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009s on a Tele...

Discussion in 'Telecaster Discussion Forum' started by aadvark, Jan 15, 2021.

  1. MiniMig

    MiniMig TDPRI Member

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    There's a great story about the composer Mozart. When he was 7, he accompanied his governess to the bazaar in Vienna. There was a band of street performers playing slightly out of tune. Overcome, young Mozart fainted.

    I can't claim to have such insufferably perfect pitch, but (perhaps because I play mostly clean) I am constantly "sharping out" any strings lighter than 11's - at least to me even if nobody else can hear it. I confess to playing a lot of acoustic and can't get away from the tonal qualities and lower action with 13's on those, so strength isn't an issue.
     
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  2. pippoman

    pippoman Tele-Meister Ad Free Member

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    You’re one of the few I can relate to. Light gauge strings and jumbo frets - that’s the only way to fly. I have large fairly strong hands from all my years in the manual work force (auto upholstery) and playing guitar comes down to muscle control like you said. I used to use 11s on my Gibsons, now 9s work just fine. I’m not trying to prove how strong I am and if I was, playing guitar is a poor way to exhibit strength. I’ve got jumbo stainless on my Strat and it is so enjoyable to play.
     
    Last edited: Jan 25, 2021
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  3. pippoman

    pippoman Tele-Meister Ad Free Member

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    It took me a while to realize my tone was actually better and cleaner with 9s. That’s probably because I was playing too aggressively at first after using 10s or 11s all those years and my attack was too harsh. My acoustics still have 11s, but I do very little bending on them.

    Now that I’ve learned to control my picking attack and no longer bend my strings out of pitch accidentally, my Teles and Strats sound better than ever. I’m gonna try 9s on my 2 Gibsons in coming weeks. They’re both sporting 10s at the moment. I tried 10s on one of my acoustics and hated them. Horses for courses.
     
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  4. pippoman

    pippoman Tele-Meister Ad Free Member

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    That’s interesting. Listening to someone playing out of tune is annoying to me; I guess it was torture for Mozart. What a wimp! (JK)
     
  5. telemnemonics

    telemnemonics Telefied Ad Free Member

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    We read all the time that players can't play lighter strings or taller frets because they squeeze everything out of tune and the frets feel like railroad ties.

    All we can do is shake our heads.
    It's not the guitar!
    Lighten up!
     
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  6. gimmeatele

    gimmeatele Tele-Afflicted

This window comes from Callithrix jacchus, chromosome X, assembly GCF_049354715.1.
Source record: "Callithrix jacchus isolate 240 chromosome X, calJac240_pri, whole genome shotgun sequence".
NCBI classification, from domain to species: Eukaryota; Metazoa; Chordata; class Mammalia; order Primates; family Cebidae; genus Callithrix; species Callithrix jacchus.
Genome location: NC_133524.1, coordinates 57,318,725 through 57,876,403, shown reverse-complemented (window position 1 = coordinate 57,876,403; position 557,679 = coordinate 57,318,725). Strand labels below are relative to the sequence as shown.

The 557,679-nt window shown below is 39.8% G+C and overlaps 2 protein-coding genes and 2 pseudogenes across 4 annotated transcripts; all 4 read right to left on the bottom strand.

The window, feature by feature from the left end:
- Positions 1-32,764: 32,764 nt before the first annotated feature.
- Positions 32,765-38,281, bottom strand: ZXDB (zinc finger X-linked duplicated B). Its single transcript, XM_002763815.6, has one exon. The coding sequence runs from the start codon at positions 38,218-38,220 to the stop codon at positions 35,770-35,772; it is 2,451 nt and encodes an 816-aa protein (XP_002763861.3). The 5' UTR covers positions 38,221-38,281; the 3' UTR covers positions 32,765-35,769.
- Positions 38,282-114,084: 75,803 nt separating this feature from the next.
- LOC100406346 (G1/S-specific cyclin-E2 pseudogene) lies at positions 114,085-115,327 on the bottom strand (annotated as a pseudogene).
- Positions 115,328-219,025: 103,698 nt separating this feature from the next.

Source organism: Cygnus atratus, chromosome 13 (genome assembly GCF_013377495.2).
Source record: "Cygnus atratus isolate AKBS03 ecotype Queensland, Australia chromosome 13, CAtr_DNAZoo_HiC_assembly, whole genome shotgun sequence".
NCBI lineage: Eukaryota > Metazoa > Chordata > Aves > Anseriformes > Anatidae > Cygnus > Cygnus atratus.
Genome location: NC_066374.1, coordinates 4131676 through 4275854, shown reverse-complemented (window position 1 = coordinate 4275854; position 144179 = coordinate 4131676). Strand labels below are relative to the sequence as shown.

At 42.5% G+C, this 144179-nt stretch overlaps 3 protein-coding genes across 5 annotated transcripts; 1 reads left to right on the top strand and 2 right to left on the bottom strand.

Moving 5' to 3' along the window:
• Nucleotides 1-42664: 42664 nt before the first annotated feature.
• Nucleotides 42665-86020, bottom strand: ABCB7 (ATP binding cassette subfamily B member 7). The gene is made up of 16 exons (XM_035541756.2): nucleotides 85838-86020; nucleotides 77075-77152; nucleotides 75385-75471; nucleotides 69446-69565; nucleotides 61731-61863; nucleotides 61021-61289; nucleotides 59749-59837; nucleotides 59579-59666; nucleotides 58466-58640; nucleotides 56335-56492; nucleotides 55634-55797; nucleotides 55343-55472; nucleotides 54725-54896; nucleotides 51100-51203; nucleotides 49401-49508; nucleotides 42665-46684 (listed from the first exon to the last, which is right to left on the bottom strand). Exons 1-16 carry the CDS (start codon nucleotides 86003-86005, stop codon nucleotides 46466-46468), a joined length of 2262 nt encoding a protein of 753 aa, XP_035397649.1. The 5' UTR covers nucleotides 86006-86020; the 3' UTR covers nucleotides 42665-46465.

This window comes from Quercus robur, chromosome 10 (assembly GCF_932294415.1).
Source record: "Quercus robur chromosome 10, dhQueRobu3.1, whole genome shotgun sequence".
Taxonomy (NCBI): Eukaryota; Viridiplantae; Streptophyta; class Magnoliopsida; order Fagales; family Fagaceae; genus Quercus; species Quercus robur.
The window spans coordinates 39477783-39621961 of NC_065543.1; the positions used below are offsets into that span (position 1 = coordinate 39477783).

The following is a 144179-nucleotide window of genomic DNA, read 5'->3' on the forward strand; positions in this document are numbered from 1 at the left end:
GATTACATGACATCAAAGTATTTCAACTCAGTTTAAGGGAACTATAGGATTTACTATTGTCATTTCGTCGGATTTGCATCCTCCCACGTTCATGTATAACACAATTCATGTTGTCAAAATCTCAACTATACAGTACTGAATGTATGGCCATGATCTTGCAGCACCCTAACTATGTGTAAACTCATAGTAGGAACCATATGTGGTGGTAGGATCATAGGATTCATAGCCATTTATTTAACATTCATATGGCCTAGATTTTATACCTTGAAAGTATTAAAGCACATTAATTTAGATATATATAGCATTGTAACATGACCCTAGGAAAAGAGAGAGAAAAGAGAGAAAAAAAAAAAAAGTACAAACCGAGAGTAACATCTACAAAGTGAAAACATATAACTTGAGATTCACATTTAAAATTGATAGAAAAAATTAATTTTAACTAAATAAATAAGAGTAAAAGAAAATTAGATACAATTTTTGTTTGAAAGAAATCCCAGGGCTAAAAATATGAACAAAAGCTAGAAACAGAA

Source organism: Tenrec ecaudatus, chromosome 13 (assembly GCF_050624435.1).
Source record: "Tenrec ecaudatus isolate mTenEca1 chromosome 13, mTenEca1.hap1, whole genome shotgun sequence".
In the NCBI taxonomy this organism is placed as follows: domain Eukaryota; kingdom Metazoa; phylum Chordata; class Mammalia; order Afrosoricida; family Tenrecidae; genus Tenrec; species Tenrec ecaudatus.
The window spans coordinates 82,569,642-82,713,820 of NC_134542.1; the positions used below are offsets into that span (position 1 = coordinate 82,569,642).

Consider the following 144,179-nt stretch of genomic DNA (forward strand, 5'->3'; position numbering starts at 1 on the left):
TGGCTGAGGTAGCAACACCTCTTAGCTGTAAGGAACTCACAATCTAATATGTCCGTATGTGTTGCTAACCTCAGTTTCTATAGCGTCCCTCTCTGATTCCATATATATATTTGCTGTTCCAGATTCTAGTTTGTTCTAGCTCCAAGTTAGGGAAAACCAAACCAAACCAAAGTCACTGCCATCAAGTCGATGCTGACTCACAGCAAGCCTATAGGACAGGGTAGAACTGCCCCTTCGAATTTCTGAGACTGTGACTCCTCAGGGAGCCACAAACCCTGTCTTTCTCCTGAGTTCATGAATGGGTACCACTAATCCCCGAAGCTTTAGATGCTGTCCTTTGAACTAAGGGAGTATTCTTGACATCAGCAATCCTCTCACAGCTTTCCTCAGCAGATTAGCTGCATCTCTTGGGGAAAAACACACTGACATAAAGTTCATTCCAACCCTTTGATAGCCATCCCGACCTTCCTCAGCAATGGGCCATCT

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    Just tried these on my 50's Baja, and with 10's I preferred the neck pick up up only, its, to me, has brought a good tone throughout all the pick ups, I am a convert
     
  7. Frank Roberts

    Frank Roberts Tele-Meister

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    “JAMES BURTON STANDARD TELECASTER
    When James started out, he replaced his strings with banjo strings because they didn’t make the strings he wanted for guitar players. He was the first to do so. Until this day, James uses these unusual gauges: .009, .010, .012, .024, .032 and .038. James doesn’t only pick with a guitar pick, but he also uses a metal fingerpick on his middle finger.“
     
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  8. preacherjayk

    preacherjayk TDPRI Member

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    I tend to balance my strings by tension, due to the number of alternate tunings I use, mine range from 8's to hybrid, 13's they all feel more or less the same, I guess ,over the 19 teles I travel with, Latley I've been playing more in standard tuning , cause it get complicated at time to keep up with, for standard tuning I use 10's
     
  9. preacherjayk

    preacherjayk TDPRI Member

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    I got flats on one of my thinline teles, they work great for Jazz, not great for bending, but it can be done.
     
  10. pippoman

    pippoman Tele-Meister Ad Free Member

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    I didn’t know he was the first, but he certainly wasn’t the only one who did that. Jimmy Page, Eric Clapton and a few other British players did that. They would start by taking the low E string out of the set and discarding it, then start with an 8 or 9 gauge banjo string and go up from there. The string meant for the A, or 5th string was now the low E or 6 th string.

    So they were essentially playing 8s or 9s and there wasn’t this talk about them sounding thin. They developed a lighter touch I suppose.
     
  11. Frank Roberts

    Frank Roberts Tele-Meister

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    Billy Gibbons tells the tale of early in his career meeting BB King and trying each other’s guitars. At that time Billy was using heavy gauge strings and was surprised at how light BB’s were. BB said, “Why are you working so hard?”

    Billy went light after that. He uses .007’s!! Has quite a reputation for great tone nonetheless. YMMV.
     
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